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Policy & Regulation


Telecom Regulator to seek views on net neutrality compliance soon

TT Correspondent | 15 Apr 2019

The Telecom Regulatory Authority of India (Trai) will soon come out with a new round of consultation on the compliance of net neutrality and identification of critical applications that could be exempted under the laid principles around a free Internet.

“Consultation paper on how to monitor net neutrality is almost ready, and we are coming up with it soon on issues which the Department of Telecommunications (DoT) has flagged, including applications that can be exempted,” Trai chairman RS Sharma told ET.

The new consultation, according to Sharma, would be on how to ensure the monitoring of mobile phone companies for net neutrality compliance, with some exceptions such as some applications set aside for emergency purposes where the quality of service (QoS) must be maintained and in other scenarios where latency would be important.

Trai had in its recommendations set some limited exceptions out of the ambit of net neutrality – a concept which guarantees free and fair access to the Internet for all - services that of critical nature and those requiring real-time data transfer, in addition to identification of situations when such applications are suspended in abnormal circumstances.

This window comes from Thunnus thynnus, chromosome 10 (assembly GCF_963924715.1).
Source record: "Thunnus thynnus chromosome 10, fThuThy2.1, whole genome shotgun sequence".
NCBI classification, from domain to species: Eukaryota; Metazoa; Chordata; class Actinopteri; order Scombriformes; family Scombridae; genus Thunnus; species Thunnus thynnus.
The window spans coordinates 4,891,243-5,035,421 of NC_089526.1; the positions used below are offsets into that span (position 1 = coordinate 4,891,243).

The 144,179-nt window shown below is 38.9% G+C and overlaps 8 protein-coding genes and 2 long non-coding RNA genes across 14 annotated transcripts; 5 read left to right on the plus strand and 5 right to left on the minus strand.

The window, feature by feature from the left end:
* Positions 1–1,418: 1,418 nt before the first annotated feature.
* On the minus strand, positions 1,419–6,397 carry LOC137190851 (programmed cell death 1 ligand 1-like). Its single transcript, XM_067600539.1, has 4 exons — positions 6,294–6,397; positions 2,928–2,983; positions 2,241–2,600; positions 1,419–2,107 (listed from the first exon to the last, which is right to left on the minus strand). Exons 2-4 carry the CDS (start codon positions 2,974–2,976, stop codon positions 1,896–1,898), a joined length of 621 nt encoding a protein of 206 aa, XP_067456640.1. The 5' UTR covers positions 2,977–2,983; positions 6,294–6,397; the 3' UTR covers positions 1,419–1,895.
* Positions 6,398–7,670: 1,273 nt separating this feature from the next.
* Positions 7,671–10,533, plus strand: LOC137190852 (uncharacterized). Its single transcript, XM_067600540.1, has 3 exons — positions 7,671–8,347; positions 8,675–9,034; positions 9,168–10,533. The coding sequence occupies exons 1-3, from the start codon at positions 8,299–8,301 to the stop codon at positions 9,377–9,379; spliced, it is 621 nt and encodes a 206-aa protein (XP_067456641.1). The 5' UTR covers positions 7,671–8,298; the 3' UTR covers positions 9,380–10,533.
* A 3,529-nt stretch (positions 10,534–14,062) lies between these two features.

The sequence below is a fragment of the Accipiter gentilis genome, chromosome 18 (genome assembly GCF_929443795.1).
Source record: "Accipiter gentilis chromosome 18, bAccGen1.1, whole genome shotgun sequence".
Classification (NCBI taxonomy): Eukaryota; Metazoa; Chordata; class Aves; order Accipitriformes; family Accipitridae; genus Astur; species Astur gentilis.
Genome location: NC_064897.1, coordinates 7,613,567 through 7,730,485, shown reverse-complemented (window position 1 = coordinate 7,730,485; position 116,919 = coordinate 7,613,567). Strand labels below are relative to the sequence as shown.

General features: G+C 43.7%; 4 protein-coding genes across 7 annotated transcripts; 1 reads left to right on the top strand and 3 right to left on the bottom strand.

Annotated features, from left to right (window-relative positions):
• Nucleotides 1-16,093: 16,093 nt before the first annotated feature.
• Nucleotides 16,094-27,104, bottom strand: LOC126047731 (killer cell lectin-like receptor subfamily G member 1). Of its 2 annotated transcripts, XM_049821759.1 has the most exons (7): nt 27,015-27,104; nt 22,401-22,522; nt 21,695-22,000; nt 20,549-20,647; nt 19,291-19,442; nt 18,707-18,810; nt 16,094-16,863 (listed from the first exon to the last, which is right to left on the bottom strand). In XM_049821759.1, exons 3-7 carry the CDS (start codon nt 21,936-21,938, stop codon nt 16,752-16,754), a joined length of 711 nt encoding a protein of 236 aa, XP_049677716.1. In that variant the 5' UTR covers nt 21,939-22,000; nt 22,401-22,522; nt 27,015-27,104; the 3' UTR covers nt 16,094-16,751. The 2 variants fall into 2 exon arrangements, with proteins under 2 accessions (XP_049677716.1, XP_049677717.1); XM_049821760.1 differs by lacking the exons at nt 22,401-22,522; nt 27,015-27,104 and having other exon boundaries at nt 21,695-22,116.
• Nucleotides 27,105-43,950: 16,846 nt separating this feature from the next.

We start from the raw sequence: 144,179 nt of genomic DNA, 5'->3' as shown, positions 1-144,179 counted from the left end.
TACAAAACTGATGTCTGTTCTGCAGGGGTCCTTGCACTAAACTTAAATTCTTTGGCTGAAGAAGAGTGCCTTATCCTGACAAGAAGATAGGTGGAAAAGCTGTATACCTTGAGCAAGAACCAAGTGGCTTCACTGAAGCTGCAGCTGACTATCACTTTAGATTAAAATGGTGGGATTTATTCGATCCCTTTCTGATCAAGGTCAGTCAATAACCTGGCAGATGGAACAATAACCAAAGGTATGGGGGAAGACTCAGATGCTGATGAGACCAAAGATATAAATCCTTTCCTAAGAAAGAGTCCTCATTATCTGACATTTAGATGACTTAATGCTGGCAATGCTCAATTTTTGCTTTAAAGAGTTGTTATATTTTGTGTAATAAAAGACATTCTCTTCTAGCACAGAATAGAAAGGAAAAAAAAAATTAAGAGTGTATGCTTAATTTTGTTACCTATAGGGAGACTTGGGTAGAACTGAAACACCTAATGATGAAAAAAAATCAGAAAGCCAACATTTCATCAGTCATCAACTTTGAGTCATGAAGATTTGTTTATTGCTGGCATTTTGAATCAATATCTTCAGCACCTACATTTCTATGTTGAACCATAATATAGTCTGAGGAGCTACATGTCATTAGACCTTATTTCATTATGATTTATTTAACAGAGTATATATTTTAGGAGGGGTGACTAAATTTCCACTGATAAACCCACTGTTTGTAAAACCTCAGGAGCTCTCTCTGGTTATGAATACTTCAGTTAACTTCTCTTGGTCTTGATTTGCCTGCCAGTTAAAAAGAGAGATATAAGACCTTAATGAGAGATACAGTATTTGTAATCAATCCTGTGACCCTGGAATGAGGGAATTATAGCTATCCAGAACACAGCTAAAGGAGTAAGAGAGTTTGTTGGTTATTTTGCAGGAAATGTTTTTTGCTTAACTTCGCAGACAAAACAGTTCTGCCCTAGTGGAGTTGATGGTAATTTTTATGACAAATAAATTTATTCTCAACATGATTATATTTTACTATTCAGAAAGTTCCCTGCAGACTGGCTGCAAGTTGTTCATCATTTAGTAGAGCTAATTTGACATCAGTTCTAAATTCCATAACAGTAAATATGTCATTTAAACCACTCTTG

In July 2018, the Telecom Commission, now rechristened to the Digital Communications Commission (DCC), had cleared the net neutrality rules – to be incorporated in licenses of telcos - after a five-year long intense sectoral debate that pitted telecom service operators against content providers.

The regulator had asked the department to notify applications that could be kept away for emergency events or in situations that require low latency, and suggested that for monitoring and enforcement, the government may establish a multi-stakeholder body on issues relating to traffic management and implementation of exceptions and transparency measures.

Earlier this year, the department, in turn, asked the regulator to come out with a separate framework for net neutrality compliance and critical services.

“Service providers have to employ certain mechanism and a deviation from the net neutrality principles could be temporary, proportionate and transparent,” Sharma added.

The applications and situations would be the broad contours that would be under further discussions, the top official said.

Earlier, the regulator had also suggested that in order to ensure net neutrality transparency, a separate set of recommendations would be required.